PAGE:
If you think that autonomous car technology is the principle threat to letting you enjoy driving your crass, unsophisticated, petrol-burning vintage car into the foreseeable future, it’s time to think again.
Whether future man is allowed to steer the till himself or not, the automotive landscape as we know it faces additional forces of change from another direction: clean-air legislation. And perhaps no one is so vocal and prominent a figure in the push towards a zero-emissions future than Mary Nichols, Chairman of the California Air Resources Board.
Bloomberg recently profiled the formidable CARB Chairman, who has led the Board since 2007. At least, that’s when her current tenure began; she had run the CARB previously from 1979 to 1983, when she left to volunteer for the Sierra Club and teach Environmental Law at the University of Southern California. It’s her stated mission, says Bloomberg, to get the internal-combustion engine off the road entirely by 2050, replaced exclusively with zero-emissions vehicles and mass-transit.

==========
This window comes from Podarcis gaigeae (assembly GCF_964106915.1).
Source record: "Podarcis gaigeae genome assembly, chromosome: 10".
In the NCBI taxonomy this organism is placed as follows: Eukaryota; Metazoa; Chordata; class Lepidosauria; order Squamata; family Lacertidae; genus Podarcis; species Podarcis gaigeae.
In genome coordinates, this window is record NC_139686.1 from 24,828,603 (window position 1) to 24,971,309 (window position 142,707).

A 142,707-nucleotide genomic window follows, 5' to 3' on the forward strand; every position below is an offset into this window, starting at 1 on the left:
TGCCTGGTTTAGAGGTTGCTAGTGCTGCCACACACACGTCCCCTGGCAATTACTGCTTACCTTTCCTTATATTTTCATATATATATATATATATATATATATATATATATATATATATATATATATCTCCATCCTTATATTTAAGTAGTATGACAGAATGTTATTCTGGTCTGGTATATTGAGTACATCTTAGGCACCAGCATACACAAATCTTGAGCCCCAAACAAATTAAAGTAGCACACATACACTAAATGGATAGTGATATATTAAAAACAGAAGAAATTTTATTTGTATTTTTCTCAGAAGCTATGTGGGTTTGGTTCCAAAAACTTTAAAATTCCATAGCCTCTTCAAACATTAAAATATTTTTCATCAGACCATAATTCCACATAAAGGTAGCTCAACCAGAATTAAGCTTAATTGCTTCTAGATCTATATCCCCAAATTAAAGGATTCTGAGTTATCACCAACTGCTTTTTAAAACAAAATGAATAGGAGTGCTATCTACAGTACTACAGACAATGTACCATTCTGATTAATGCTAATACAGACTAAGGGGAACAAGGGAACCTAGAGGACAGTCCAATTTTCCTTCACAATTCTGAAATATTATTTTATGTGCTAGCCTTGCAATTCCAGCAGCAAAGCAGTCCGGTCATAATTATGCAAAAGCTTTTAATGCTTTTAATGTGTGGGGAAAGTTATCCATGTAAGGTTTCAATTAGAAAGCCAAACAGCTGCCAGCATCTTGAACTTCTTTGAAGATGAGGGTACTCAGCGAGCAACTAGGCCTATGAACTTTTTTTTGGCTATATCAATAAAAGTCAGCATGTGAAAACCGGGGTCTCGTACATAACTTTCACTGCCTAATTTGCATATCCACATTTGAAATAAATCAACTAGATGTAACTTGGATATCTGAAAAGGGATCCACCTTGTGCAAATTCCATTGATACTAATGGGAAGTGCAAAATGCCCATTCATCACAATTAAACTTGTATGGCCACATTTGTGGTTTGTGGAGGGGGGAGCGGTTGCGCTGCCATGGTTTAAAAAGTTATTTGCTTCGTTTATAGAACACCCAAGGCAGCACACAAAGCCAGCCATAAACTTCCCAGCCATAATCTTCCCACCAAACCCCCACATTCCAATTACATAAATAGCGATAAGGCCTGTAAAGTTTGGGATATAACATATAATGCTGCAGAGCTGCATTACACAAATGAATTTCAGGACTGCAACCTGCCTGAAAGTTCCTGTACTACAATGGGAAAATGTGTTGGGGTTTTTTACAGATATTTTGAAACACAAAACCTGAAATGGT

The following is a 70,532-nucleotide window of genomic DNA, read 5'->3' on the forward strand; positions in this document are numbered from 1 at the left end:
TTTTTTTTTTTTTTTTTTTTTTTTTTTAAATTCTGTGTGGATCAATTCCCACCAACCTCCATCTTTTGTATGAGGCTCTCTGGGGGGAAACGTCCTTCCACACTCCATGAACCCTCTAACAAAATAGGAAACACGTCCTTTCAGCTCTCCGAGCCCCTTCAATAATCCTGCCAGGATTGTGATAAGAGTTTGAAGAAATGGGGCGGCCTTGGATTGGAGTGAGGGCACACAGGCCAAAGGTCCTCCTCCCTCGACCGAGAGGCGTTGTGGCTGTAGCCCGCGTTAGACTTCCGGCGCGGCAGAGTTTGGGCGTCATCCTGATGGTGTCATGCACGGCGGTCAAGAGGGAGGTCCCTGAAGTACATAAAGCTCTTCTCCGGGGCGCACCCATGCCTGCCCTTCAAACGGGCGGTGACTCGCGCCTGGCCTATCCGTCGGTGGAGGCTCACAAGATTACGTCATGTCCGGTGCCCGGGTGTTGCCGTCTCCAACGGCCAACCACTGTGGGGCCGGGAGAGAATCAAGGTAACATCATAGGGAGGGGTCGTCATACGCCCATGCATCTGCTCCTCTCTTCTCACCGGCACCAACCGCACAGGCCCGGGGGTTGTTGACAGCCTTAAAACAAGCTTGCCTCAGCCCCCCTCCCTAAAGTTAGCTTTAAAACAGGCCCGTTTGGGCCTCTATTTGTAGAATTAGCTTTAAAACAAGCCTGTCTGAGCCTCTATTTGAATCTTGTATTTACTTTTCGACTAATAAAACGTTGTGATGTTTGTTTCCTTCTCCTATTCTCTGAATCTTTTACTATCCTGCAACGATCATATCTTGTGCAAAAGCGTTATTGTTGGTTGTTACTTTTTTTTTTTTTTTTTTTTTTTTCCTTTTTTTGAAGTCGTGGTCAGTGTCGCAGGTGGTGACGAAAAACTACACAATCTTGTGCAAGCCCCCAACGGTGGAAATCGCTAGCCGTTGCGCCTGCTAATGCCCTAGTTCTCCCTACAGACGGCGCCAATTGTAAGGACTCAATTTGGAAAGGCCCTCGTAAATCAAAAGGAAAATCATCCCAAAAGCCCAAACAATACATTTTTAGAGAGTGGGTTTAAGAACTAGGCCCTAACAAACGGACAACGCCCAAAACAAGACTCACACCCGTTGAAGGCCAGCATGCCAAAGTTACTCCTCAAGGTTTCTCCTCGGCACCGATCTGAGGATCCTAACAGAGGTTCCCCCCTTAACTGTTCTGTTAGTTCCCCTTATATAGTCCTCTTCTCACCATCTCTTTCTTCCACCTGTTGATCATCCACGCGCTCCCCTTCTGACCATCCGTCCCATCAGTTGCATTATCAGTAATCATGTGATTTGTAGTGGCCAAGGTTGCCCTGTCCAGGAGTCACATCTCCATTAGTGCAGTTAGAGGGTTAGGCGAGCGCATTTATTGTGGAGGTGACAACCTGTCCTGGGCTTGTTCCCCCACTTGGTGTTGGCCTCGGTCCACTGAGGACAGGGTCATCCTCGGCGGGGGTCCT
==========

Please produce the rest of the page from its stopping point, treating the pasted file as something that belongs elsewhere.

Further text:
To meet this goal, California and other CARB-compliant states are incrementally-adjusting EV sales requirements, serving simply as models for the rest of the world; Nichols sees exporting California’s zero-emissions policies across the globe as crucial to changing the course of global climate change. In an April speech, Ms. Nichols said that “if the federal government can’t get [environmental policy] right, we in California are going to take care of business.”
Of course, replacing every fuel-burning motor vehicle on the road with a zero-emissions alternative seems like a far-off goal, and 2050 a far-off time, but Mary Nichols is a proponent extraordinarily well-suited to the task. Global automakers have learned not to engage in a stand-off with the seasoned and notable law professional – at least not publicly – and she had a firm hand in both a 1972 lawsuit against the federal government over testing provisions of the Clean Air Act, and in the industry-wide implementation of catalytic converters several years later.
Fiat Chrysler Automobiles CEO Sergio Marchionne did decry Nichols’ push for zero-emissions recently, according to Bloomberg, stating that the corporation would sell just as many examples of the 500e as required to meet CARB standards – not one unit more. Asked about Mr. Marchionne’s dissent, Mary Nichols said simply: “There’s a reason Chrysler is the perennial No. 3 of the Big Three.”